True story of unlikely animal friendship reimagined for Stratford Circus stage

PUBLISHED: 09:00 15 December 2016

The polar bear, played by Sarah Shephard, meets Victoria Dysons husky. Picture: Ludovic des Cognets

The polar bear, played by Sarah Shephard, meets Victoria Dysons husky. Picture: Ludovic des Cognets


The creators of a play about a friendship between a polar bear and husky hope for a warm reception when it comes to the borough on Monday.

We absolutely love Stratford Circus,” said Katy Costigan, one third of Filskit Theatre Company. “They always get such great audiences, who just get it and the kids are always really excited.”

Katy, along with best friends Victoria Dyson and Sarah Shephard, created Breaking the Ice after Sarah saw a husky and wild polar bear meeting in similar circumstances on a TV documentary.

“It’s about how you may not be able to understand someone but you can still make friends,” said Katy, who plays the photographer in the show aimed at two to five-year-olds and their families.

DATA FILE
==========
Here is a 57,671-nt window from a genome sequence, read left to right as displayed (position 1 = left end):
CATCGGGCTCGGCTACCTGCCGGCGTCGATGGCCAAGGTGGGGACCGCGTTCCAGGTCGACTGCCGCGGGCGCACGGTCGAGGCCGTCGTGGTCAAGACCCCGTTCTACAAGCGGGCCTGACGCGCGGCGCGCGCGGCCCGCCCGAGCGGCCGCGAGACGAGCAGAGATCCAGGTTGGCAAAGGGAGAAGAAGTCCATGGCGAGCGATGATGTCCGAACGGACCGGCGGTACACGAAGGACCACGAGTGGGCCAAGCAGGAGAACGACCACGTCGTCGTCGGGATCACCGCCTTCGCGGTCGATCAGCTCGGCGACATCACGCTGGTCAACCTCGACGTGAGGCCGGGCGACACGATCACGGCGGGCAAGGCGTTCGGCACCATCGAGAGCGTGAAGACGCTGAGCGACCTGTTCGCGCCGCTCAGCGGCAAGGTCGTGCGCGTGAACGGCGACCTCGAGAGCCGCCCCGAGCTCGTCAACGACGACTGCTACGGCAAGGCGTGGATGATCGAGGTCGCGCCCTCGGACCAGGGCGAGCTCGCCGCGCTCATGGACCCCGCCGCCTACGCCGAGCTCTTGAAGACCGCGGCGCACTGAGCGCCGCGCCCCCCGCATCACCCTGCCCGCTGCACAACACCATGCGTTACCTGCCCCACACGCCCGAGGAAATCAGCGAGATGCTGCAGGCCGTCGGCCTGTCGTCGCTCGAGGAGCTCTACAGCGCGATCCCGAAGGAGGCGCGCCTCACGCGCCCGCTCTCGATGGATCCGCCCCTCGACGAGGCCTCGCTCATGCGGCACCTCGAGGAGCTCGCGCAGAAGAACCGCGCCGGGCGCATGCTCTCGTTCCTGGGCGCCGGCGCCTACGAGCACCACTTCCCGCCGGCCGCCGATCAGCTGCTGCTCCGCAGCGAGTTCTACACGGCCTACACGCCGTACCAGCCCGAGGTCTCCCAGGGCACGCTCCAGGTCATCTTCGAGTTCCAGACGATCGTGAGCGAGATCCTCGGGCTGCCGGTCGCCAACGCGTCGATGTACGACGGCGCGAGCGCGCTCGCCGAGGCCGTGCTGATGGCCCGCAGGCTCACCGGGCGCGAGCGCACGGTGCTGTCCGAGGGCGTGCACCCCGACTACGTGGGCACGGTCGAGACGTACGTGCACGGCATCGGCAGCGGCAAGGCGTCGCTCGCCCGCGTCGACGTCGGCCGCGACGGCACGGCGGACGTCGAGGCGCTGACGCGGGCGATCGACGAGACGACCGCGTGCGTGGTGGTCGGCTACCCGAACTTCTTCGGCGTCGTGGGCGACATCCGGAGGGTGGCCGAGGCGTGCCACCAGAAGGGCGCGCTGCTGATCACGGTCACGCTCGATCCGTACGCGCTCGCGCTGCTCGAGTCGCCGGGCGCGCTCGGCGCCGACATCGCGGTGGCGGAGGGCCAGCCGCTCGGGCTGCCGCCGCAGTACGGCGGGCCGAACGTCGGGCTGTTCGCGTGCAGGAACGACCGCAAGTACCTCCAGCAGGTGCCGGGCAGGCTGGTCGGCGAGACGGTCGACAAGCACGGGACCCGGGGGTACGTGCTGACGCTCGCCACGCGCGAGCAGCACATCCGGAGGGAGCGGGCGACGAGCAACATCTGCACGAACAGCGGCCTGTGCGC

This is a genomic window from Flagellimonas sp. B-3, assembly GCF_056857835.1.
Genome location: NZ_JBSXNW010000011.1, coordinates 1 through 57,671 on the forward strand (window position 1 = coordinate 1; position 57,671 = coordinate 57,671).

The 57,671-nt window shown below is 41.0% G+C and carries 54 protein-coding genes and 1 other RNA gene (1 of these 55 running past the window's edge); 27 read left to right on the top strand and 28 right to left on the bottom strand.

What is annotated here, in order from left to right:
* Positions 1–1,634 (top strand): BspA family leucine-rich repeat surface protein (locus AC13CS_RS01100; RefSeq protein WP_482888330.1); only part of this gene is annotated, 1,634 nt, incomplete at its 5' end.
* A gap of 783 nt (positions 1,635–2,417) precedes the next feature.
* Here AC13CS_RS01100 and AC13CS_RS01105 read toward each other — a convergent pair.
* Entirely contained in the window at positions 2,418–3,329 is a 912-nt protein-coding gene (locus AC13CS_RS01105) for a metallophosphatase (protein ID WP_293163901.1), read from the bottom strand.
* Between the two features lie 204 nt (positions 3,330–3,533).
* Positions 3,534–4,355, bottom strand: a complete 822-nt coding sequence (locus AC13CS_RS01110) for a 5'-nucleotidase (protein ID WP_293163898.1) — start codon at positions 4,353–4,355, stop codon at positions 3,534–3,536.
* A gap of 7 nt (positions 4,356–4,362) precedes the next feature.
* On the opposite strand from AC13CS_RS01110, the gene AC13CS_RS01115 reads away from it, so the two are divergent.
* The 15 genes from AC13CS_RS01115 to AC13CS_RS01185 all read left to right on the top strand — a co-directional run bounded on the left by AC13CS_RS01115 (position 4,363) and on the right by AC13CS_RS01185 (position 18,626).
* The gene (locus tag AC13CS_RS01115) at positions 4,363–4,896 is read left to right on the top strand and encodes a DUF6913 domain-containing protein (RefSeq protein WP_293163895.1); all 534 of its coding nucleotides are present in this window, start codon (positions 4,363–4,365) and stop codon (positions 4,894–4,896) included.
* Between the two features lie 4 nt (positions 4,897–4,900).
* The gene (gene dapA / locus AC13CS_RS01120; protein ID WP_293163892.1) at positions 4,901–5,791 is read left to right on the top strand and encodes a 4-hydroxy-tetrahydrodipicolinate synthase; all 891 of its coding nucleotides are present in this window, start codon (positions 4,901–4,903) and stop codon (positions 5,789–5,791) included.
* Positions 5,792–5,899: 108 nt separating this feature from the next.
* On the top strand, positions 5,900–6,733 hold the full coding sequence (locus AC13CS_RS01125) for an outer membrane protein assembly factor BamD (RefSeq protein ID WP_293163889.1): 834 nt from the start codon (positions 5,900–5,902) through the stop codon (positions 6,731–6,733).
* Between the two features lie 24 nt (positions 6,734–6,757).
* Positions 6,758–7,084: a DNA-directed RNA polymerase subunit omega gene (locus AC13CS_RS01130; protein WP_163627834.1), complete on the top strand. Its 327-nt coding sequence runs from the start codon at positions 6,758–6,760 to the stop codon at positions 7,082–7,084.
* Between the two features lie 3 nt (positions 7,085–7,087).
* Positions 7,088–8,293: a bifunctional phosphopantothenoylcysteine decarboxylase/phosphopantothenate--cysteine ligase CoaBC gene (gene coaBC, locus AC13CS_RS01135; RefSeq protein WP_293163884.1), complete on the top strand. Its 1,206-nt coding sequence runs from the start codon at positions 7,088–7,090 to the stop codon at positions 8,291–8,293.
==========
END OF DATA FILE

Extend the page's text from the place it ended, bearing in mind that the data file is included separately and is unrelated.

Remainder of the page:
“There is no text in it at all,” she added, saying this would be of benefit for many of the borough’s young children who speak a foreign language as their mother tongue.

A vivid display of shadow work, original music and sounds instead enables audiences to be transported to an Arctic land.

The mood is set by Norwegian composer Tordio Vaskis’ “atmospheric” vocals summoning everything from bear growls to the whistling winds of the cold setting.

The show starts with the photographer encountering the husky, played by Victoria, before Sarah’s polar bear enters the scene, with the two animals sniffing each other out.

“They end up being quite gentle to each other and start playing in the snow,” said Katy.

Without giving away too much, the story follows what happens when the sun rises and the new friends are forced to ovecome a separation.

“Our style as a company is not to patronise kids,” said Katy of the big issues discussed. “They can take on difficult themes.”

Young audiences can also immerse themselves with the characters on stage after the story has finished.

“They get quite emotionally engaged with the characters. They come and stroke us,” said Katy.

“They get to join our little gang and have a little arctic adventure together. They are itching to come up and play with us.”

Filskit Theatre Company, which has partnered with Unicorn Theatre for the show, has performed 100 performances of Breaking the Ice so far around the UK.

The show runs from Monday until Christmas Eve. Tickets cost £8-£10, visit for more information and to book.

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